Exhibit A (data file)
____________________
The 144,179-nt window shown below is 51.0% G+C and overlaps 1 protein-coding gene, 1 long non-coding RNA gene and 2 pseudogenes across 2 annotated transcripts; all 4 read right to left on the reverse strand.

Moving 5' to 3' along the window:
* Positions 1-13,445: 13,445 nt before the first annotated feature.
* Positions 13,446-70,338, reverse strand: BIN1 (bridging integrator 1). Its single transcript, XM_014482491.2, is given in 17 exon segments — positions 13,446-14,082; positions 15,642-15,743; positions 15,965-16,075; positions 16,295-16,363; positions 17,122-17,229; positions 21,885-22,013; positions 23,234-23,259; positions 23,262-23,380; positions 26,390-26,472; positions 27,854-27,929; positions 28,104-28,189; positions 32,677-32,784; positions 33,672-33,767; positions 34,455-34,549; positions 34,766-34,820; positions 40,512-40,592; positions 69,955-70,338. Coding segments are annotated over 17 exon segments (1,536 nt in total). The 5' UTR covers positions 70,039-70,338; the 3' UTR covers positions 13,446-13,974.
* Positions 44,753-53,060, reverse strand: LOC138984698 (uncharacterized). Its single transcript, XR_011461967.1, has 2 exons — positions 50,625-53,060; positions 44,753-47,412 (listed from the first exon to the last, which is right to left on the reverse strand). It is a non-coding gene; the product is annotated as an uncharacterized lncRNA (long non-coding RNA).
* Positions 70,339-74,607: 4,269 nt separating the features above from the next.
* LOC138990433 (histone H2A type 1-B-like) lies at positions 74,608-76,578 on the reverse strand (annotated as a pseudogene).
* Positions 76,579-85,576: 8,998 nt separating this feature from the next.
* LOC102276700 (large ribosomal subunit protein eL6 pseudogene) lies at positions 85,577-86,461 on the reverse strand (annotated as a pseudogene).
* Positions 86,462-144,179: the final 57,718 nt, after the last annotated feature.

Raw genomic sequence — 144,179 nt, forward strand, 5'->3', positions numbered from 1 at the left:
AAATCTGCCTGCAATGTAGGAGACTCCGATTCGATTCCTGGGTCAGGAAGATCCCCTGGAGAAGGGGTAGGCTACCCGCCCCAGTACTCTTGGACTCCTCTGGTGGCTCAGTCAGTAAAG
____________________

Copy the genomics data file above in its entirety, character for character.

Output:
The 144,179-nt window shown below is 51.0% G+C and overlaps 1 protein-coding gene, 1 long non-coding RNA gene and 2 pseudogenes across 2 annotated transcripts; all 4 read right to left on the reverse strand.

Moving 5' to 3' along the window:
* Positions 1-13,445: 13,445 nt before the first annotated feature.
* Positions 13,446-70,338, reverse strand: BIN1 (bridging integrator 1). Its single transcript, XM_014482491.2, is given in 17 exon segments — positions 13,446-14,082; positions 15,642-15,743; positions 15,965-16,075; positions 16,295-16,363; positions 17,122-17,229; positions 21,885-22,013; positions 23,234-23,259; positions 23,262-23,380; positions 26,390-26,472; positions 27,854-27,929; positions 28,104-28,189; positions 32,677-32,784; positions 33,672-33,767; positions 34,455-34,549; positions 34,766-34,820; positions 40,512-40,592; positions 69,955-70,338. Coding segments are annotated over 17 exon segments (1,536 nt in total). The 5' UTR covers positions 70,039-70,338; the 3' UTR covers positions 13,446-13,974.
* Positions 44,753-53,060, reverse strand: LOC138984698 (uncharacterized). Its single transcript, XR_011461967.1, has 2 exons — positions 50,625-53,060; positions 44,753-47,412 (listed from the first exon to the last, which is right to left on the reverse strand). It is a non-coding gene; the product is annotated as an uncharacterized lncRNA (long non-coding RNA).
* Positions 70,339-74,607: 4,269 nt separating the features above from the next.
* LOC138990433 (histone H2A type 1-B-like) lies at positions 74,608-76,578 on the reverse strand (annotated as a pseudogene).
* Positions 76,579-85,576: 8,998 nt separating this feature from the next.
* LOC102276700 (large ribosomal subunit protein eL6 pseudogene) lies at positions 85,577-86,461 on the reverse strand (annotated as a pseudogene).
* Positions 86,462-144,179: the final 57,718 nt, after the last annotated feature.

Raw genomic sequence — 144,179 nt, forward strand, 5'->3', positions numbered from 1 at the left:
AAATCTGCCTGCAATGTAGGAGACTCCGATTCGATTCCTGGGTCAGGAAGATCCCCTGGAGAAGGGGTAGGCTACCCGCCCCAGTACTCTTGGACTCCTCTGGTGGCTCAGTCAGTAAAG